Jul 26 2012

Google, Yahoo, and Facebook’s First Website

The Internet Archive Wayback Machine is a great resource for looking at the history of a website. The Wayback Machine crawls the web and keeps a snapshot of a domain or website and it allows you to easily compare different snapshots. Using the Wayback Machine is like looking at the different digital archeological layers of a website’s design.

Using the Wayback Machine, I was able to dig up the original webpage hosted on google.com, yahoo.com, and facebook.com.

First Google Webpage
The first record webpage hosted at google.com is simple page with two links. The first link, Google Search Engine Prototype points to google.stanford.edu. The second link points to another version of the search engine at alpha.google.com.

Google's Website Nov 11, 1998

Google’s Website Nov 11, 1998

The first archive webpage at google.com that resembles a search engine was recorded on December 2, 1998.

Google's Website Dec 11, 1998

Google’s Website Dec 11, 1998

First Yahoo Webpage
The earliest archived webpage from yahoo.com was saved on October 17, 1996.

Yahoo's Website Oct 20, 1996

Yahoo’s Website Oct 20, 1996

First Facebook Webpage
Facebook uses a robots.txt that doesn’t allow the Wayback Machine to crawl the site and as such there are no achieved versions of the site.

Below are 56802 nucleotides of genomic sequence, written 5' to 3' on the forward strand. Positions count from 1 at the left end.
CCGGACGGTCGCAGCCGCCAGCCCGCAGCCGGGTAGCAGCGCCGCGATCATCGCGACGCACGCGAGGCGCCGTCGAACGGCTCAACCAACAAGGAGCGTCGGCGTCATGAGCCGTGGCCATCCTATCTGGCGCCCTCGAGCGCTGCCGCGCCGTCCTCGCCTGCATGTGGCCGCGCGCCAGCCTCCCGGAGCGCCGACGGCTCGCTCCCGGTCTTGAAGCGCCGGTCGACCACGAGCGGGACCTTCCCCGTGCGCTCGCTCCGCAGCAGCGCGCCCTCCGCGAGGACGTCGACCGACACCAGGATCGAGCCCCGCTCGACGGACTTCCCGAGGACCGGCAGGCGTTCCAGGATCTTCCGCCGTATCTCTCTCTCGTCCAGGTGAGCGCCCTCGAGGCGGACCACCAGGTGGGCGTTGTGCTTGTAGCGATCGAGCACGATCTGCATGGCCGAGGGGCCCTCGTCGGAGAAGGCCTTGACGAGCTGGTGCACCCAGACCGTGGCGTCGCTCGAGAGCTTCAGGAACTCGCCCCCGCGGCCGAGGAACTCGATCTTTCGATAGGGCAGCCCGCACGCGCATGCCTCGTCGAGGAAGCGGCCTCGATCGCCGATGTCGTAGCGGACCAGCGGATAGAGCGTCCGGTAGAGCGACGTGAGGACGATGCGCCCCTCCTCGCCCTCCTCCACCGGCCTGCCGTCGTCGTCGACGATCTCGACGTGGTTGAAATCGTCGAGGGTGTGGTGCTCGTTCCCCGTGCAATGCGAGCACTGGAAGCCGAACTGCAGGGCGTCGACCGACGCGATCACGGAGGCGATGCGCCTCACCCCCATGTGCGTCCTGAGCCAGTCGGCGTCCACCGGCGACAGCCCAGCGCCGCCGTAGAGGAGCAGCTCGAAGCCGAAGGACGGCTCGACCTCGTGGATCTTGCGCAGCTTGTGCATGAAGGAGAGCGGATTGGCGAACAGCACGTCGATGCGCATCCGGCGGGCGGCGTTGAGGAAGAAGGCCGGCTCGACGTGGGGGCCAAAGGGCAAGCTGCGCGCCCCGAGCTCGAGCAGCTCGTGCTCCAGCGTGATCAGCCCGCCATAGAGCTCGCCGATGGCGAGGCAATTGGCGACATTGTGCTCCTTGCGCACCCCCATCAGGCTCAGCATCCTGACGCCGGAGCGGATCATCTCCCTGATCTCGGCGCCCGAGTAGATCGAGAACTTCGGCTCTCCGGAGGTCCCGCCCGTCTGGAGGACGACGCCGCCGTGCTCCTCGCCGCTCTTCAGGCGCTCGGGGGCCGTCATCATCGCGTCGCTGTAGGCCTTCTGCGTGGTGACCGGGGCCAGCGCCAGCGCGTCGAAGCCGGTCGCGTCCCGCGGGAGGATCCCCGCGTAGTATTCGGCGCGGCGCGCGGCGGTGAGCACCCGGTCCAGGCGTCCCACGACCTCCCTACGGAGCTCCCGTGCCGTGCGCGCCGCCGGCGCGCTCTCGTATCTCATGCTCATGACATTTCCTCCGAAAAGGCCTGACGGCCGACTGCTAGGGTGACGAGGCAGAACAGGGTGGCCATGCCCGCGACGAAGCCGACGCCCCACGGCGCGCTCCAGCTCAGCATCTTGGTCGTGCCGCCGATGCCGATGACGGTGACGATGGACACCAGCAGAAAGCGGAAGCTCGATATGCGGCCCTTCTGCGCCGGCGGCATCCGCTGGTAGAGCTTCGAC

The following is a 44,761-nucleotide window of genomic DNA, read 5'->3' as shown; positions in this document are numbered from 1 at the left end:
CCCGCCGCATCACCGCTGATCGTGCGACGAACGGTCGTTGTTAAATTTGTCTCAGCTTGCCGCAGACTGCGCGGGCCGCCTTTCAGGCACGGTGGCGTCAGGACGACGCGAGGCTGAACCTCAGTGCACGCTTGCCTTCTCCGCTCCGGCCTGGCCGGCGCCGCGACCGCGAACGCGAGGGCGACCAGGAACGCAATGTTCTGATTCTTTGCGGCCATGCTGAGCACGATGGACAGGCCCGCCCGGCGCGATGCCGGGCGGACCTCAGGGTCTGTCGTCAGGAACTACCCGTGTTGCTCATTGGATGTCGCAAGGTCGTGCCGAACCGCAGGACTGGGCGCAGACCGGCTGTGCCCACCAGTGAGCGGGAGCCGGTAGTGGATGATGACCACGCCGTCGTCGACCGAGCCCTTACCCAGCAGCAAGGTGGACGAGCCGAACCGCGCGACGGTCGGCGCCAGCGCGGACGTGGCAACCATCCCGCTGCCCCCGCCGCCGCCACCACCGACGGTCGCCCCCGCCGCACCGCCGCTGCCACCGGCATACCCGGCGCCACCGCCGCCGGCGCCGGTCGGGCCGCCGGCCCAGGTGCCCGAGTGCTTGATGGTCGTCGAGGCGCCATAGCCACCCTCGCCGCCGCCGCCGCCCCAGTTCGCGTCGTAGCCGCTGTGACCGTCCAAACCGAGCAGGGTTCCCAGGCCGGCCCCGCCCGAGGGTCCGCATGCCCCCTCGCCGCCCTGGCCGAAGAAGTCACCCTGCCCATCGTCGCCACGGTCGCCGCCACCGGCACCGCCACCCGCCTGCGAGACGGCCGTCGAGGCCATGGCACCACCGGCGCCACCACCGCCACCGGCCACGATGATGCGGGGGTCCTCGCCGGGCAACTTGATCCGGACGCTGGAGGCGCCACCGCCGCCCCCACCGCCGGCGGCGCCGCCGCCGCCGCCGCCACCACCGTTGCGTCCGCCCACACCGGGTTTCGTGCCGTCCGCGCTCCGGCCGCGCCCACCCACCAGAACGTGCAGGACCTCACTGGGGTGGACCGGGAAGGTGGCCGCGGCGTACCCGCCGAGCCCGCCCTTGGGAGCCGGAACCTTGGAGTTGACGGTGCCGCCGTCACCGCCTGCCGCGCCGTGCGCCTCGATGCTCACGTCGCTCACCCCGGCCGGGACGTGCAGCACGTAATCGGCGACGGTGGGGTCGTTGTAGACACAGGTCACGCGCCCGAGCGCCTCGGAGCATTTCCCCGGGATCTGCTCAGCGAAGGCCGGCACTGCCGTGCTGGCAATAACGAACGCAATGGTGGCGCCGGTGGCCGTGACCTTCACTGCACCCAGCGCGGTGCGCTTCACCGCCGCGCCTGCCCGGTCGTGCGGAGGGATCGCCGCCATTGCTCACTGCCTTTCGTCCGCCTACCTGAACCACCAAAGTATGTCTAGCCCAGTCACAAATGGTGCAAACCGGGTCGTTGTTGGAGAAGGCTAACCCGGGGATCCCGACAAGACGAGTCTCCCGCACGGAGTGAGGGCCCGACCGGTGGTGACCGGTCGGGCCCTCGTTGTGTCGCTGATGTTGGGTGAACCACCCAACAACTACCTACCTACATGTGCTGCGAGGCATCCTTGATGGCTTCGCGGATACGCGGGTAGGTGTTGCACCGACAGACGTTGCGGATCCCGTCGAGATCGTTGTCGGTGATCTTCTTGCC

Facebook No Robots

Facebook Hates Robots

Oct 22 2006

The History of Ruby

For this RubyConf2006 session, the history of Ruby was broken down into five periods which include pre-history, ancient age, middle age, modern age, and contemporary.

The pre-history of Ruby was dated circa 1993 and it is an age of myth and epic legends which only Matz and his friends know. According to the speaker, Masayoshi Takahashi, Ruby was baptized before it was born, that is to say, before any code had been written. According to Masayoshi-san, a normal name would lead to a normal language, a great name would make a great language. But in a bizarro world, Ruby could have been known as Coral. The name Coral was proposed in a chat session between Matz and an early contributor. But I feel that a rose in any other name would still smell as sweet and that a Ruby in any other name would still bring joy to program.

The ancient age of the Ruby programming language was carbon dated to 1995. At this time, Ruby 0.95 was available to the public, that is Japanese netnews users. At this time the ruby-list ML was launched with the first email: ruby-0.95 test failed.
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